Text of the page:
Given that a colonoscopy is three days of no solids and a camera inserted through the rectum and into the nether regions, it’s no surprise that many folks skip colon cancer screening. A full one-third of American adults avoid the procedure and thus increase risk of colorectal cancer – the second-leading cause of cancer deaths. But a new, highly accurate and less invasive test may soon change much of that.
This new test may set the standard for the future of colon cancer screening, according to a study released this month, which documents it has a 90% accuracy rate. That’s even higher than what you’d expect with a colonoscopy, which is in the 60%-70% range.
The benefit of this new test is that it’s both convenient and accurate. The FDA has noticed too, and approved the test last month in the hope it would appeal to adults who would otherwise not get screened.
Colon cancer is the most common form of colorectal cancer, with roughly 143,000 new cases of the latter diagnosed each year and roughly 50,000 annual deaths in the U.S.
This new test is a form of at-home stool testing. It’s one of three broad forms of colon cancer screening approved by the U.S. Preventative Services Task Force (USPST), which recommends one of or a combination of the following:
High Sensitivity Fecal Occult Blood Test (FOBT) – A home test, in which the patient swipes stool on a sample and sends it to a lab where it’s analyzed for blood and DNA.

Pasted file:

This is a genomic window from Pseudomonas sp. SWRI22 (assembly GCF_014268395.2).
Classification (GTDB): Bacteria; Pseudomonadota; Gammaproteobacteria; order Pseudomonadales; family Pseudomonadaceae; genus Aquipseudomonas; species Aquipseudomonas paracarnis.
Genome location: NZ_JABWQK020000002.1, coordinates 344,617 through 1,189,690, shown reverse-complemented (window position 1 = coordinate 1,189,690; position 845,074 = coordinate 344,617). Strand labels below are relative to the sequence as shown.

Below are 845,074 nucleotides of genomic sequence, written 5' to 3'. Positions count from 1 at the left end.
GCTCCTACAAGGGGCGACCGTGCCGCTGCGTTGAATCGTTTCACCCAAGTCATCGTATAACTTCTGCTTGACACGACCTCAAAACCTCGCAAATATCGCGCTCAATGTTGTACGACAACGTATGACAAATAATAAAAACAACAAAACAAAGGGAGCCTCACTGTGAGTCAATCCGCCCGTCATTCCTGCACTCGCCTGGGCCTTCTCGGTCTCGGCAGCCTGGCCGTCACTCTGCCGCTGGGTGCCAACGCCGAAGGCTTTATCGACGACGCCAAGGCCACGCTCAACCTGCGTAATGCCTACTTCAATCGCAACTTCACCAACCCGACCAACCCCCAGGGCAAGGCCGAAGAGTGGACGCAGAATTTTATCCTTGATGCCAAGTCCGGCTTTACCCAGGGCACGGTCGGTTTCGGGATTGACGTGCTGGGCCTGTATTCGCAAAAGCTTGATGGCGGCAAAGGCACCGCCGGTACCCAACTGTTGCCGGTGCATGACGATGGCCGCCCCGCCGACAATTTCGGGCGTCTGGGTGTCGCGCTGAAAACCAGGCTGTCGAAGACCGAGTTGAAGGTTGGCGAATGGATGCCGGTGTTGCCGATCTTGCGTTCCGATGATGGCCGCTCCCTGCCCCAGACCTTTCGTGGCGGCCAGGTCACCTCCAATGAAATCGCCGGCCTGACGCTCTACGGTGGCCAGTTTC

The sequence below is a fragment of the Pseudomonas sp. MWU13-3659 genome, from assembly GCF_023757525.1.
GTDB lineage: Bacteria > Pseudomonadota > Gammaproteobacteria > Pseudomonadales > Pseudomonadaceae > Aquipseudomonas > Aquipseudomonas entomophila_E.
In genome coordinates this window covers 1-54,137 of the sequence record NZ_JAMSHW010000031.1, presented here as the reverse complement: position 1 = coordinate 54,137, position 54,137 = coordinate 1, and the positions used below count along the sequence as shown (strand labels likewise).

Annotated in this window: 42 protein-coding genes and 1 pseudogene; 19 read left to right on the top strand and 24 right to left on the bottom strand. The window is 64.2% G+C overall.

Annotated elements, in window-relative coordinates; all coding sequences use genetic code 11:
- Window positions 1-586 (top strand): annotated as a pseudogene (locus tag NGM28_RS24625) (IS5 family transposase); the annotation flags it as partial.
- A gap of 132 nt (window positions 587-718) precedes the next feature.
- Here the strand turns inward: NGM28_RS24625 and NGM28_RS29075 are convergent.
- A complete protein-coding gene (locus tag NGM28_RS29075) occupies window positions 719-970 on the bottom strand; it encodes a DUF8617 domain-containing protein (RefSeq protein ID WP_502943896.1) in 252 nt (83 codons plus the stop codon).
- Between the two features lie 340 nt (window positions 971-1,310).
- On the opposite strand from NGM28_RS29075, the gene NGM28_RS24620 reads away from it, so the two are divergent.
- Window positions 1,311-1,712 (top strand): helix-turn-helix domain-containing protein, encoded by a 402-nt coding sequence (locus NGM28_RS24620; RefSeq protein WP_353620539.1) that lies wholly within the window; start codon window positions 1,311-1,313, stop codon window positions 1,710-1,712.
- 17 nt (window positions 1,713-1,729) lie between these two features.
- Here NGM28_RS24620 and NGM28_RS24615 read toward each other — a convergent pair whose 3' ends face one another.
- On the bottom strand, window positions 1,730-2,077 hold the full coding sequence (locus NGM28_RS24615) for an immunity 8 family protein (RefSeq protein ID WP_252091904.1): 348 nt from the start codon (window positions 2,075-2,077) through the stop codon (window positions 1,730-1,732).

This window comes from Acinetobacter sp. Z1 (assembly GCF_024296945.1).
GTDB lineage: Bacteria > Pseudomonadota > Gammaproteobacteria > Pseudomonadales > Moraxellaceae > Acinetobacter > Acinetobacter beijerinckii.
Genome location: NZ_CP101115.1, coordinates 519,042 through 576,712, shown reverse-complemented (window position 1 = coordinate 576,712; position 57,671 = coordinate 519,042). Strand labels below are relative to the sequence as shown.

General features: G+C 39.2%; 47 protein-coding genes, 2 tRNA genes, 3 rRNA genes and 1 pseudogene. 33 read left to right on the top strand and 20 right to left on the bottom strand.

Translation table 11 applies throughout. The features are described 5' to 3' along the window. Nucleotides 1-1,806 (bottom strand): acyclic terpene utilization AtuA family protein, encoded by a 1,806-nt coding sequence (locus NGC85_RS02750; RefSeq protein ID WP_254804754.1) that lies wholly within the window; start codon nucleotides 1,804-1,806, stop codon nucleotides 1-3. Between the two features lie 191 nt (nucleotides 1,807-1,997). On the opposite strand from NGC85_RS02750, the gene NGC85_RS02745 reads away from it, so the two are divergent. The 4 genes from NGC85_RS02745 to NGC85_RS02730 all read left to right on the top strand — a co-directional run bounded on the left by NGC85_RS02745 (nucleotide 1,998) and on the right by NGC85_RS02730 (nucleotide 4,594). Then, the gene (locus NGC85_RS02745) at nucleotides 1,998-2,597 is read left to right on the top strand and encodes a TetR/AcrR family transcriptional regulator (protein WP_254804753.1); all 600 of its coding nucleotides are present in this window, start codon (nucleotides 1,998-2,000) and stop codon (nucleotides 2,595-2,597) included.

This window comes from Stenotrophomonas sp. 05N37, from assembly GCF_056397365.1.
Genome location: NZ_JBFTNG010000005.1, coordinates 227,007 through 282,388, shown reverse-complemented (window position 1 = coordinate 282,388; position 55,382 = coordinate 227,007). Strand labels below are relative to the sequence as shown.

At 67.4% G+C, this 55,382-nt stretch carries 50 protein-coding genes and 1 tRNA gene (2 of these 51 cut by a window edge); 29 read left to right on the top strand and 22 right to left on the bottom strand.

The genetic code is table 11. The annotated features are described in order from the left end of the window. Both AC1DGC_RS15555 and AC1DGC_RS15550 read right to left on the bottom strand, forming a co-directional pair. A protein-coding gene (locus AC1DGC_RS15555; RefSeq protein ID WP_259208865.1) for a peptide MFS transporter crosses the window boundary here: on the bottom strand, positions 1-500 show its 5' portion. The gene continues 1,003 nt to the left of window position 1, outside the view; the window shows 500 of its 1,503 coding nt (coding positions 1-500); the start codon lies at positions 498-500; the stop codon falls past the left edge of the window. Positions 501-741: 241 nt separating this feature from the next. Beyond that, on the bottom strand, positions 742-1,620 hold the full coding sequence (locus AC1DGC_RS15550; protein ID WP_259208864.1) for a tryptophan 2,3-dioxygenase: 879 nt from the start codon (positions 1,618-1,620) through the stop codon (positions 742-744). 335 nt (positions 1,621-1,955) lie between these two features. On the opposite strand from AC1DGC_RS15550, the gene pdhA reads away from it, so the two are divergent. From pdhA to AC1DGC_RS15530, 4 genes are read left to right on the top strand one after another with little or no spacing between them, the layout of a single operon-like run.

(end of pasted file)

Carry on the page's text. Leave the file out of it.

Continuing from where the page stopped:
Flexible Sigmoidoscopy – Less intrusive than a colonoscopy, a sigmoidoscopy involves a microscopic tube inserted through the rectum and into the left side of the colon. It’s less intrusive because it takes less preparation than a colonoscopy and does not examine the entire colon.
Colonoscopy – This consists of a flexible tube with a fitted camera inserted through the rectum and into the colon. Unlike a sigmoidoscopy, though, it goes further and scans the left colon and the right. The latter is notoriously hard to navigate and the site of many cancerous growths that go unnoticed.
While getting a colonoscopy is pretty darn low on the pleasantry scale, it’s also one of the most effective tools doctors have to look for and prevent colon cancer. Yet the new DNA blood test may be even more accurate than this often-favored method of colon cancer screening.
The USPST’s current guidelines are that adults between 50-75 should screen for colon cancer with either: